Can I Eat Raw White Currant?
White currants have fewer culinary uses since they’re tastier when raw. Unlike other more acidic and tart currants, white currants have low acidity and a sweet-tart flavor.
The best way to eat raw white currants is by snacking on the fresh fruit immediately after harvesting. But you can also add them raw as toppings to your cocktail, fresh fruit juices, yogurt, ice cream, or dessert.
Cooking with White Currant
Although white currants rarely feature in traditional cuisines, they have a few culinary applications today.
Here’s how to prepare white currants before cooking:
- Pick the whole cluster (bunch) instead of individual berries since white currants have delicate strands and skin.
- Wash the berry bunch gently under running water.
- Remove individual berries from the cluster using a fork and place them in a straining bowl. Your berries are now ready for use.
Since white currants have a high pectin content, they’re excellent for making jams, jellies, and syrups. And although they’re mainly translucent white, white currant jams and jellies are pink. Plus, it would help if you sieved out the tiny seeds.
The berries also feature in wines, marinades, sauces, cordials, and meat dishes.
White currants also pair well with other popular toppings like nutmeg, vanilla, cinnamon, clove, citrus fruits, other berries, mint, basil, and cherries.
Here are some dishes featuring white currants:
Lavender and White Currant Muffins: These tasty, floral muffins are a perfect summer treat. You can use the typical muffin recipe to prepare them. You only have to replace strawberries with white currants and regular sugar with lavender sugar.
White Currant Jam: You don’t have to purchase jam when you have a bunch of white currants. This easy-to-make fruit jam will be an excellent addition to your bread or buns. And you only require a few ingredients like water, white sugar, and a little lemon juice.
Raw Razor Clams, White Currants, and Fennel are a unique version of the Venician starter dish. White currants taste sweet when paired with fennel, mint, and chili. Then, the raw clams are dressed with olive oil, lemon juice, and salt.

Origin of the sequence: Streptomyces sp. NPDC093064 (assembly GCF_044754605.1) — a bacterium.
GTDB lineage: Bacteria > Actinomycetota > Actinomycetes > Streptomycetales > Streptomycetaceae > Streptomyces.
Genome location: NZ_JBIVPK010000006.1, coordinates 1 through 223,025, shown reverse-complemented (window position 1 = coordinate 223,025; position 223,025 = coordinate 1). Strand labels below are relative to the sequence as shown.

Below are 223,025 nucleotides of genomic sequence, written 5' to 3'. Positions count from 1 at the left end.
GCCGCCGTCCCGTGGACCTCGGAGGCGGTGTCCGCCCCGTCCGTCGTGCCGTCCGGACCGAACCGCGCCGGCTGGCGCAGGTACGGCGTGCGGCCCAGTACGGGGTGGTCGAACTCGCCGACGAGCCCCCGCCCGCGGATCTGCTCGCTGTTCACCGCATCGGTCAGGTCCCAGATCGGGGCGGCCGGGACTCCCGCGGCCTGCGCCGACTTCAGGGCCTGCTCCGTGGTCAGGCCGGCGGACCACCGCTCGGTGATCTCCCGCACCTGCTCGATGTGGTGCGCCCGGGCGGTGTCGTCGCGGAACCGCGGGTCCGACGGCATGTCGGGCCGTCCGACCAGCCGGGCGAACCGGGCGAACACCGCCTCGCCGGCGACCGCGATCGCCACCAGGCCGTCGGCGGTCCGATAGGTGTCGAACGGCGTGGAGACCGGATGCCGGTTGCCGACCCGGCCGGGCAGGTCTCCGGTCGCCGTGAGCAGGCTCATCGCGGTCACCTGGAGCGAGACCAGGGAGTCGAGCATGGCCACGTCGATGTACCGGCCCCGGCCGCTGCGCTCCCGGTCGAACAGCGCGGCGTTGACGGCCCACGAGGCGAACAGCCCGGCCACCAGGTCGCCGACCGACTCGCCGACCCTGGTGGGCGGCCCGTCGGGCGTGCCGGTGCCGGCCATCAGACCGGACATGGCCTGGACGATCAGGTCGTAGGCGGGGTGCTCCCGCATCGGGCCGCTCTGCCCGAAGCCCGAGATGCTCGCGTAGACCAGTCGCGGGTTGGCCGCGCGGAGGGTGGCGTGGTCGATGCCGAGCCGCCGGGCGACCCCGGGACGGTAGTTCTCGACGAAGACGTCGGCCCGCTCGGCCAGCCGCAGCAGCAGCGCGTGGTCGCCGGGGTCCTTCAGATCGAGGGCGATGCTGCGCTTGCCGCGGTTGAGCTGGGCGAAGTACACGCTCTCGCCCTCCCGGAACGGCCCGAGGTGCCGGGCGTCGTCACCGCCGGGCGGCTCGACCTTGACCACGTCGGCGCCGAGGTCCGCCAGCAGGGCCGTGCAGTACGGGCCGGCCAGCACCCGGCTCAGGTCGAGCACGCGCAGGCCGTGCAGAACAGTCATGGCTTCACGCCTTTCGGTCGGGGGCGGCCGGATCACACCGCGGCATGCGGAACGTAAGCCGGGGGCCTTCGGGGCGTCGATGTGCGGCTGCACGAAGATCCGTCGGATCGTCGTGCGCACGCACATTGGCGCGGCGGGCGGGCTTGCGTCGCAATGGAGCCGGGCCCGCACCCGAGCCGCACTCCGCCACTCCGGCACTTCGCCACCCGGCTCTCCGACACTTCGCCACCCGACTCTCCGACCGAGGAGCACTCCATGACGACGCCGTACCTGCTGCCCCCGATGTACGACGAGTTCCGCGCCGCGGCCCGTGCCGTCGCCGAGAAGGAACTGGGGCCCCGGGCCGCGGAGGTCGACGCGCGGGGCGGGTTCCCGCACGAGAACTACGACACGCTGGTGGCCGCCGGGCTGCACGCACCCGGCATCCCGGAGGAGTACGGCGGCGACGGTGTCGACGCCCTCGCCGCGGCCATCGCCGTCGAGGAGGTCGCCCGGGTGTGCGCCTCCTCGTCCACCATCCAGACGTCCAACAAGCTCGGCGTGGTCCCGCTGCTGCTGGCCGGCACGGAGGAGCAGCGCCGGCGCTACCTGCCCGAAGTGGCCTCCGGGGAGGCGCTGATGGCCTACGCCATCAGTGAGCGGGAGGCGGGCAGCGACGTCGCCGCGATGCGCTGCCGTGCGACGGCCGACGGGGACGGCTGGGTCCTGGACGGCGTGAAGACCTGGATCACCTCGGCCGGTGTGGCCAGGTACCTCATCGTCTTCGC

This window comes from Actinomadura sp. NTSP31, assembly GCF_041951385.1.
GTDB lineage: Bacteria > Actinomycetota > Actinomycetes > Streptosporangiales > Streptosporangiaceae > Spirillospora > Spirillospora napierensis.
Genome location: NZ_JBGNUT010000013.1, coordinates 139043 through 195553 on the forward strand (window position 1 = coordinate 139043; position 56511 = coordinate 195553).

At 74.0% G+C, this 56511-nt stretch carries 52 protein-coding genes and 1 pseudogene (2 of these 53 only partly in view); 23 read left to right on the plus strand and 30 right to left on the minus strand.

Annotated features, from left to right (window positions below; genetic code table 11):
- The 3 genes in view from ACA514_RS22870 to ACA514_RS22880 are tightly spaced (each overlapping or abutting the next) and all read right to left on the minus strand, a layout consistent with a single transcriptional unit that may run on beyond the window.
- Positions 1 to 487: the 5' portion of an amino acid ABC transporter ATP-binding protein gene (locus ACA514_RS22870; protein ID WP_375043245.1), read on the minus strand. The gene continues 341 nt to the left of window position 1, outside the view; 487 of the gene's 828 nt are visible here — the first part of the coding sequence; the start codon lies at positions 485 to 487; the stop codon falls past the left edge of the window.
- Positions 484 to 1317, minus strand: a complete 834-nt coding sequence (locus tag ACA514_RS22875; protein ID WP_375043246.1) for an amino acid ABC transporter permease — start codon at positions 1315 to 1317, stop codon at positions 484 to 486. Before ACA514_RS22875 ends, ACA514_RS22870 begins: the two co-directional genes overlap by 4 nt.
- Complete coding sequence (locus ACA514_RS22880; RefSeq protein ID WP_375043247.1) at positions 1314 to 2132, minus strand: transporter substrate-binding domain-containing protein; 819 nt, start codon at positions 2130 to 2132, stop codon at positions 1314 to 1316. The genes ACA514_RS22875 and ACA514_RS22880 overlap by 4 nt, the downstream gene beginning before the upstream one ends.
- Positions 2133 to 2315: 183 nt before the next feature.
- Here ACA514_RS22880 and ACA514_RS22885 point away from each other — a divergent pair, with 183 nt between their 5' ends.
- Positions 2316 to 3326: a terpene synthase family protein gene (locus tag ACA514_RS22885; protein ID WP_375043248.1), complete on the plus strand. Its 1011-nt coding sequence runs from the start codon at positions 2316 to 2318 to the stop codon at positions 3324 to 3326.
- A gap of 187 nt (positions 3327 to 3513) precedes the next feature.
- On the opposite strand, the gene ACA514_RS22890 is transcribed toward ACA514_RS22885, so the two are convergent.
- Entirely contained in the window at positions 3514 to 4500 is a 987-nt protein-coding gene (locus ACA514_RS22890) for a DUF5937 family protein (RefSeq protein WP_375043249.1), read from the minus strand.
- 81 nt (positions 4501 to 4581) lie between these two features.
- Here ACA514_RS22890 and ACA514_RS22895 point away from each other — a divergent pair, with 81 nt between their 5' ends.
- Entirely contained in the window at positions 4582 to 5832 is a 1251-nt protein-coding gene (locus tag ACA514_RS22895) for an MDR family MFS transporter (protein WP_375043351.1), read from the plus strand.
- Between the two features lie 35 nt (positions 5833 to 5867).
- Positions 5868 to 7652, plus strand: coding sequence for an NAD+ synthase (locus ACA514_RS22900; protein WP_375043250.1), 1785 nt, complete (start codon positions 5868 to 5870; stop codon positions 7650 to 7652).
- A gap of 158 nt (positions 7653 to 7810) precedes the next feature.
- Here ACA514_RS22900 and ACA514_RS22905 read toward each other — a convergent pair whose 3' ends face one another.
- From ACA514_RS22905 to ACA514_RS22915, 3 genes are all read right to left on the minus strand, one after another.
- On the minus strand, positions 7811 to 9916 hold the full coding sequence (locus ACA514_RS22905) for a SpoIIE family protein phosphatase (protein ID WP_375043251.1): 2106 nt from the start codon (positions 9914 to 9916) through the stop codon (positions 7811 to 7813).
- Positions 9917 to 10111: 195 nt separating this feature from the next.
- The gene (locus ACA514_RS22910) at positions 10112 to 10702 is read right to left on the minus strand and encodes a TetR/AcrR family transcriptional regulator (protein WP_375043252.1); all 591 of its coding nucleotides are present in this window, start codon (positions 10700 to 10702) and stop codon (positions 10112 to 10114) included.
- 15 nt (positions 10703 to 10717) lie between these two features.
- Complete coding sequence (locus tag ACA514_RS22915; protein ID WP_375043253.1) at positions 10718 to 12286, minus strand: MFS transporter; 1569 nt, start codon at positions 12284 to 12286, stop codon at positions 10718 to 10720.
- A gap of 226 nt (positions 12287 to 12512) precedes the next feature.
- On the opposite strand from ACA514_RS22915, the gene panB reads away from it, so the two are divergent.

White Currant Lemonade Cocktail: Beat the summer heat with this delightful lemonade. But give it an exciting twist by adding two shots of vodka to make a cocktail.
How to Store White Currants
White currants are highly perishable. So you can’t store them on your counter after harvesting.
The best way to keep white currants fresh for longer is by chilling them immediately after harvest or purchase. Before refrigerating, wrap the currants loosely with a baking sheet and place them in an airtight container. Chilled white currants can last up to six months.
Alternatively, make white currant preserves and keep them in airtight jars. You can then store the containers of preserves in your fridge for up to two years.
Nutritional Benefits of White Currants
White currants have fewer nutrients than red currants and black currants.
However, these berries are still packed with vitamins, protein, carbohydrates, and dietary fiber. So consuming white currants guarantees some health benefits.
White currants are loaded with lots of Vitamin C. This antioxidant protects your body from infections by fighting harmful free radicals. Vitamin C also helps improve skin and hair health.
Vitamin K is essential for your bone health. It also helps in the production of the proteins responsible for blood clotting.
White currants are an excellent source of proteins and carbohydrates that provide the body with energy. And the fruit is low on calories and fats, making it a yummy, healthy snack.
Where to Purchase White Currants
Fresh white currants are seasonal; hence, they’re rarely available off-season. The berries ripen and are harvested in summer, from June to August.
So you’ll likely find the fruit in specialty stores and farmers’ markets during this peak season. Large grocery stores also carry frozen or dried white currants and their jams.